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Early Childhood Development, Education and Care Fund audit released

The Missouri State Auditor’s Office released its audit of the Early Childhood Development, Education and Care (ECDEC) Fund.

State Auditor Tom Schweich gave the program a “Poor” review.

According to Schweich, three Start Up and Expansions (SUE) child care facilities received $171,500 in taxpayer money during the 2010 and 2011 fiscal years, but stopped participating in the program. The facilities did not repay the money.

ABC 17 News has learned one Eldon facility received $22,500 to operate an in-home child care program, but no children attended it.

“They obviously hadn’t looked to see if there was a need for this facility,” Schweich told ABC 17 News. “They had $22,500 and no kids showed up…ever.”

The Department of Social Services gave another facility $60,000 to created licensed slots at a new center, but the facility was never built.

Schweich says the DSS needs to improve the way it handles funding.

“It’s $170,000 basically thrown away that could have helped a lot of kids prepare for their schooling,” he said.

DSS responded in the audit, stating that the SUE program had run out, but the department would start implementing better accountability measures across its programs.

The audit determined an assistant commissioner with the Department of Elementary and Secondary Education (DESE) also served as the director of the Center for Family Policy and Research at the University of Missouri-Columbia. The center is partly funded by the ECDEC fund.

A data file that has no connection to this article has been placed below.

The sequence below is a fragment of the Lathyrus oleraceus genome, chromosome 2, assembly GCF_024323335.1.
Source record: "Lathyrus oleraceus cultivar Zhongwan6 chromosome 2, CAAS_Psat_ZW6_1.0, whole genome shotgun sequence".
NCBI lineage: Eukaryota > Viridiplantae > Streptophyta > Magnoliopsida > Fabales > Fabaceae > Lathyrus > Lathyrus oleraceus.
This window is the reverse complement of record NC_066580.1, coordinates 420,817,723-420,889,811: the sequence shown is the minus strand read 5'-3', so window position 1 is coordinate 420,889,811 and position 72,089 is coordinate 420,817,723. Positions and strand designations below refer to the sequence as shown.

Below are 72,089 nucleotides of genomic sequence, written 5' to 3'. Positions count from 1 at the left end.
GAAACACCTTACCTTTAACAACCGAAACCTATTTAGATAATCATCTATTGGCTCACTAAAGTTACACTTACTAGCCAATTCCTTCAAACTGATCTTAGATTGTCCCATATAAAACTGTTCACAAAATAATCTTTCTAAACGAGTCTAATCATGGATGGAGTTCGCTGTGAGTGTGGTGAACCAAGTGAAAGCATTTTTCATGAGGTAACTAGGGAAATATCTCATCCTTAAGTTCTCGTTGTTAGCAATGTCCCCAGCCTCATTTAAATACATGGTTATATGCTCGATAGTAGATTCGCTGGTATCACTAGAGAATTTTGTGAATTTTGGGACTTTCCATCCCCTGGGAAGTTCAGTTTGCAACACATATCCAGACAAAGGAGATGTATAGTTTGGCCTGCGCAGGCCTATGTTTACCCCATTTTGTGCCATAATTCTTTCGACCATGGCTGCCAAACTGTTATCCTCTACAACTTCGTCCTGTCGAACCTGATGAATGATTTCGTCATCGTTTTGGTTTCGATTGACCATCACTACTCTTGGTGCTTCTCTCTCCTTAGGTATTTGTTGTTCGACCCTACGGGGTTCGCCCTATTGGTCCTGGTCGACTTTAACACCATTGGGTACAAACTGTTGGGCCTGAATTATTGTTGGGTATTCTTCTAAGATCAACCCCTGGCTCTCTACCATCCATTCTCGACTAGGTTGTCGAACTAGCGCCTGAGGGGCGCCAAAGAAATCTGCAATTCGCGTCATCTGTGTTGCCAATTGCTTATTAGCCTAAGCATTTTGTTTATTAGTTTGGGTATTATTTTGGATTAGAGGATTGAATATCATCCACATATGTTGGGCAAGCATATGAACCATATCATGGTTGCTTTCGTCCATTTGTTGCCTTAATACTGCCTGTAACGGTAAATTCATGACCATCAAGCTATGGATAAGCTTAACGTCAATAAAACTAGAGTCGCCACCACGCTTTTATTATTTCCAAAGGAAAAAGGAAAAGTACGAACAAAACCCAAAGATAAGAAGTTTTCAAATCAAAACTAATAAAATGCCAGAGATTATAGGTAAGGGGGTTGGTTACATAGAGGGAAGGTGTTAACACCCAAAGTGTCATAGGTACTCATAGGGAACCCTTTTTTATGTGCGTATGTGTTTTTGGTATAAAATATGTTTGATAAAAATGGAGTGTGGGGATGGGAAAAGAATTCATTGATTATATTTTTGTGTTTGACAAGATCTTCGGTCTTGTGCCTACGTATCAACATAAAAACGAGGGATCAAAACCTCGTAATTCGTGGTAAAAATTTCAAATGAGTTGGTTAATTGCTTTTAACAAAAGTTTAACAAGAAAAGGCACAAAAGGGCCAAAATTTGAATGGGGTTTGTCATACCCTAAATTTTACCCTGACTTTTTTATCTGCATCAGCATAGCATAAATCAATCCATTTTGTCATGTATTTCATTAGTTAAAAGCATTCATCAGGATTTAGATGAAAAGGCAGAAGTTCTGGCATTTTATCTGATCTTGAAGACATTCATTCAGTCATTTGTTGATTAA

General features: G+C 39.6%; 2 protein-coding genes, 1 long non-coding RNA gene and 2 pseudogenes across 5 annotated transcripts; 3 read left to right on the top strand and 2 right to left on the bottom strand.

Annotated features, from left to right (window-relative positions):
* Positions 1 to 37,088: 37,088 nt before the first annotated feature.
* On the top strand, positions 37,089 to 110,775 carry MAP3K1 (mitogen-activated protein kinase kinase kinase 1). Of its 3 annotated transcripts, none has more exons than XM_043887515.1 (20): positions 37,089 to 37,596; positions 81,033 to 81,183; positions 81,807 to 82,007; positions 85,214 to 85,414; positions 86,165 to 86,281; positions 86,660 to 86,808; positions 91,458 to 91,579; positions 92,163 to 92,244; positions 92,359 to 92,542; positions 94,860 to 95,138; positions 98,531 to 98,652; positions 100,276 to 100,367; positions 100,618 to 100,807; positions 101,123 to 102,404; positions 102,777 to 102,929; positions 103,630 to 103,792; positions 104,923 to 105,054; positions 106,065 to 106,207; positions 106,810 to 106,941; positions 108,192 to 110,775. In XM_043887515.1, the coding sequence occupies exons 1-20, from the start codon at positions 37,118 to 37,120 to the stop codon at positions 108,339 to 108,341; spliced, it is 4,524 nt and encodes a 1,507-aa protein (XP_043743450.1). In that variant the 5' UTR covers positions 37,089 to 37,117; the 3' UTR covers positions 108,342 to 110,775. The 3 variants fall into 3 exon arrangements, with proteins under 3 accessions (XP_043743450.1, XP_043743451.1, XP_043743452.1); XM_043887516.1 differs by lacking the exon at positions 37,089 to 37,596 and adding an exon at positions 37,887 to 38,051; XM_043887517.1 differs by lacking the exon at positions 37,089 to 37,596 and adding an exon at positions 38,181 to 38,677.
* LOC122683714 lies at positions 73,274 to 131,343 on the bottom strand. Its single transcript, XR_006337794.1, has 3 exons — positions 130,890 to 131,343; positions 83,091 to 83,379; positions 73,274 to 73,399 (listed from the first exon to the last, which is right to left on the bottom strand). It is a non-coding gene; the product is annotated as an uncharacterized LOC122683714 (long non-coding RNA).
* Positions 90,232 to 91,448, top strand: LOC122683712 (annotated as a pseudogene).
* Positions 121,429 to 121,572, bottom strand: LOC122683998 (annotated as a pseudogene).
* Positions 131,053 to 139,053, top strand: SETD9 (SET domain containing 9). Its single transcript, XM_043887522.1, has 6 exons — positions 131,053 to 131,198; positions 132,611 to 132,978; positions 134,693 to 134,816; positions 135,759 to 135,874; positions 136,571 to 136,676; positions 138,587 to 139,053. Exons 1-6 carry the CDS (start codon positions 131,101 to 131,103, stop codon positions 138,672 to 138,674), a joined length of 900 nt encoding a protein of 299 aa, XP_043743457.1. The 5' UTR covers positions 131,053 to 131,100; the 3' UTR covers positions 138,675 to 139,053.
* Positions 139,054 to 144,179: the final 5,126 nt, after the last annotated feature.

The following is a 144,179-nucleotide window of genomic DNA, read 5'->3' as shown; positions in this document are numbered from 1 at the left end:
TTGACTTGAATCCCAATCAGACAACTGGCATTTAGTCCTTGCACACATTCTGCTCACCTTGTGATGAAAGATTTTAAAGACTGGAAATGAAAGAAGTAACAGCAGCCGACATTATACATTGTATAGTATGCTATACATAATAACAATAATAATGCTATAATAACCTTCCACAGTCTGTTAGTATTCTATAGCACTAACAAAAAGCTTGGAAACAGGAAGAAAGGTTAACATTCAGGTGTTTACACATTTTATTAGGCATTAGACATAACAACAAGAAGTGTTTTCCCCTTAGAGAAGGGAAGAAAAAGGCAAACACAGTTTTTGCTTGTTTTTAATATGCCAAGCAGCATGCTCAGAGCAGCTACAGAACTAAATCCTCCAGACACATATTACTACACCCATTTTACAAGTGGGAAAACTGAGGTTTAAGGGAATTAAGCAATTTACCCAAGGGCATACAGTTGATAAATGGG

Schweich said during the assistant commissioner’s tenure, state agencies awarded the center contracts without using a competitive process, an apparent conflict of interest.

“It looks bad to the public when you’re one of the people in charge of administering a contract but are also receiving the contract,” Schweich said. “That’s problematic to us.”

DSS and DESE both responded, saying the commissioner had no active role in contract negotiations.

Schweich also told ABC 17 News both the Republican-controlled General Assembly and Democratic Gov. Jay Nixon’s administration have cut and re-appropriated funding for both departments.

“There are significant problems with contract compliance and monitoring eligibility, and those have existed for years,” he said. “They do have funding issues but they should have been caught without additional funding.”

Schweich said Monday, with the exception of the conflict of interest issue, he was impressed with how the departments were working to correct the issues.

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